Insights 2012
Insights 2012

Insights emerge from the lessons we learn through local experiences in supporting pro-poor business development.

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Learning Where Deals Can Go Wrong. Over the last year twelve trader networks across Kenya, Uganda and Tanzania have conducted some eighty deals providing cash-on-the-bag (COB) payment advances to small farmers using secure transparent transactions. While less than ten percent of the deals failed completely many experienced problems. In this brief we share the hard lessons learned in the words of the network managers.

Impact of COB Deals on Smallholders. This brief presents a short summary of the impact of COB deals on smallholders and why they like COB deals. Over one thousand smallholders have benefited from COB deals. The value of trade so far has exceeded $170,000 US dollars. The dollar income to smallholders from this trade has been $155,000. COB deals increased smallholder prices by some 15% adding $15,000 more dollars to their income. Price increases were made possible by adding value and increasing the efficiency of value chain operations to around 20% of total deal value.

Facilitating Value Chains the Missing Middle. A business opportunity exists for those who can provide services that solve the problems of the missing middle in agriculture value chains. Facilitating secure transparent transactions between small farmers and scaled processors with Cash-on-the-Bag payments to farmers (COB) is one such service. Key tasks for this service include: transparency in negotiations, quality checks, cash on the bag payments, checks on delivery, and controlled payment systems. Over the last year twelve trader networks across Kenya, Uganda and Tanzania have conducted some eighty deals benefitting over one thousand small farmers.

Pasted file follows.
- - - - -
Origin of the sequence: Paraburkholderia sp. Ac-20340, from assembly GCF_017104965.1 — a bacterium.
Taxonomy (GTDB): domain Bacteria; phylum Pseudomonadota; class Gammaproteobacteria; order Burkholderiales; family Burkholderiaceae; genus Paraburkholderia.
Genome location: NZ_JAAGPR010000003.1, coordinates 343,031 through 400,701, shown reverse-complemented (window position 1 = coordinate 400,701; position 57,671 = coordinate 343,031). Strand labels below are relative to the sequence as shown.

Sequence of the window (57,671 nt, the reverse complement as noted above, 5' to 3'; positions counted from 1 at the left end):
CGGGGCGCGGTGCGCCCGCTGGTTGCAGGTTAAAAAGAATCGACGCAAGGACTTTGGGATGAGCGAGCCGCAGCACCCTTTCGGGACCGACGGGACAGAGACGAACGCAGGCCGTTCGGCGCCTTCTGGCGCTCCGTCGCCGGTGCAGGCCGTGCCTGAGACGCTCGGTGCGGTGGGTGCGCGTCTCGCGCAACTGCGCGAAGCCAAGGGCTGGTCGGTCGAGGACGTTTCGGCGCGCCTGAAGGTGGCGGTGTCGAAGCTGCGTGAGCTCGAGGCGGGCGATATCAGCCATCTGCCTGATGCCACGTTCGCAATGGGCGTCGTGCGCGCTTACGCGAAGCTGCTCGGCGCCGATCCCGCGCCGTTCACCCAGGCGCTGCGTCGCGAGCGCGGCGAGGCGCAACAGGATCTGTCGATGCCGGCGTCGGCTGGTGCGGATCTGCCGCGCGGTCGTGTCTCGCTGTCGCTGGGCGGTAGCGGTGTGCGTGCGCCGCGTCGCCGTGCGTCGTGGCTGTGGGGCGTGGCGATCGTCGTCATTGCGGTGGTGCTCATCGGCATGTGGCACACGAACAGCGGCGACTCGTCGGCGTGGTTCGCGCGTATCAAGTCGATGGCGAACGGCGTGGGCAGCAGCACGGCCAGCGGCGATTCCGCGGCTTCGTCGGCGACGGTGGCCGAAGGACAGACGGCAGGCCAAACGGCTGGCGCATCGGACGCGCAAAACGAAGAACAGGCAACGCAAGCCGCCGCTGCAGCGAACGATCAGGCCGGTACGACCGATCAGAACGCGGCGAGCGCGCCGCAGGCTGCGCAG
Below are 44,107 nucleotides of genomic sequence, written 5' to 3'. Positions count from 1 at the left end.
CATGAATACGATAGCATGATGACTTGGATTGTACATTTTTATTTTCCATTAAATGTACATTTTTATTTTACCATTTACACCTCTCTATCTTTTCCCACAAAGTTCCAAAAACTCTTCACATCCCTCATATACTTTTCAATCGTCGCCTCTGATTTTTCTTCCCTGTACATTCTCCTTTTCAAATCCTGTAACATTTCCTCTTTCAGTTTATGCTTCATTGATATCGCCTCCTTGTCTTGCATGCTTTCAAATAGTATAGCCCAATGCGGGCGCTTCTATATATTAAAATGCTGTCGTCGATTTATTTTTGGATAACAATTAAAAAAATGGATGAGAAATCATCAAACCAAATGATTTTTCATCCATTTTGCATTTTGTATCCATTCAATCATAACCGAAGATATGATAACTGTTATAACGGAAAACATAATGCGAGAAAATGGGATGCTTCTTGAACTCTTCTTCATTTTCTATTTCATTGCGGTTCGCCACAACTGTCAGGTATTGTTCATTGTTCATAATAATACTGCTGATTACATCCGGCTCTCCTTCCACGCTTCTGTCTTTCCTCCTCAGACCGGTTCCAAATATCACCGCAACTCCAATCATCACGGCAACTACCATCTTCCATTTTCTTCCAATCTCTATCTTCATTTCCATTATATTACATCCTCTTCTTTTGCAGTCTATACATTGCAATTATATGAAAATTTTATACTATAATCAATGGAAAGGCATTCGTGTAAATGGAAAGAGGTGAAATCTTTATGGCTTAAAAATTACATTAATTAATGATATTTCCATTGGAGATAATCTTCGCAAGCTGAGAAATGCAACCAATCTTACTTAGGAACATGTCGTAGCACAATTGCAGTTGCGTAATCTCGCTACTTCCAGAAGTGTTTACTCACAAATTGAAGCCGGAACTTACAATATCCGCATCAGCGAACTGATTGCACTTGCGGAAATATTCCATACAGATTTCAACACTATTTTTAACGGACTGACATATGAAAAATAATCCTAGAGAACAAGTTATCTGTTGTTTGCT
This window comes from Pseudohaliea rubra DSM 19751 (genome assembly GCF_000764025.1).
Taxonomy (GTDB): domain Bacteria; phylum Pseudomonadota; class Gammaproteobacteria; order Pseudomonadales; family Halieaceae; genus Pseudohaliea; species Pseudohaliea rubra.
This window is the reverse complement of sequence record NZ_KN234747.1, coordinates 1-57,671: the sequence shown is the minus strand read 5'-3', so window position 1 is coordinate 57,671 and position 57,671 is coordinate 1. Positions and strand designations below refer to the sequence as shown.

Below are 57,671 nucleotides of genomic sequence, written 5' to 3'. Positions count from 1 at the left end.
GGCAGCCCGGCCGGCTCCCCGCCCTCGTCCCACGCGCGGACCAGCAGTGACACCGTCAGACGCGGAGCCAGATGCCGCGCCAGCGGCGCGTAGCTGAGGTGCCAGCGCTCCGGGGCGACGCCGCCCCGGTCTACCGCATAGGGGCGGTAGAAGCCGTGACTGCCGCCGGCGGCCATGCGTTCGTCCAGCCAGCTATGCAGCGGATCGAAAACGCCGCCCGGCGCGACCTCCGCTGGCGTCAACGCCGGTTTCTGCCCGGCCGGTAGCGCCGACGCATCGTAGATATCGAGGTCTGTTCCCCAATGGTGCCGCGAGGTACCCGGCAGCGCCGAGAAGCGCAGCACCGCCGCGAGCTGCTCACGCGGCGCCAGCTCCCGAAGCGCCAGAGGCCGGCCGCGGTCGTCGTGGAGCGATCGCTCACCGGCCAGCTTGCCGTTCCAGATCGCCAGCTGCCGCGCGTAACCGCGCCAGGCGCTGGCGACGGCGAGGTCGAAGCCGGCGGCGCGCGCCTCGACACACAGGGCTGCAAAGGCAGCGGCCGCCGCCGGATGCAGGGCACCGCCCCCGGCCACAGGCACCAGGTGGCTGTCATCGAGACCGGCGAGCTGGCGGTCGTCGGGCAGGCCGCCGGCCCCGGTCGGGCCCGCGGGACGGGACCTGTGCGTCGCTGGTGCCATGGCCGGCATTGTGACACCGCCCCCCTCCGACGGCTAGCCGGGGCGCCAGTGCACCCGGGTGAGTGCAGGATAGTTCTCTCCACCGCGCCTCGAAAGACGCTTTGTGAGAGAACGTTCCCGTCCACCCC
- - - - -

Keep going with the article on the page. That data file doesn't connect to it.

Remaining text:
Investment Challenges to Scaling Up ‘Inclusive’ Businesses. Scaling up emerging ‘inclusive’business models presents many challenges to investors. Experiences over the last year show that transparent transactions along the value chain along with Cash-on-the-Bag (COB) payments to small farmers can be commercially viable. Social impact is demonstrable. Farmers regularly get 20% higher prices for their produce. Value chains operate at 80% efficiency with costs per deal being only 20% of total deal value. However, it is equally clear that such impact will not be enjoyed by large numbers of farmers unless investors come together and address the real world conditions.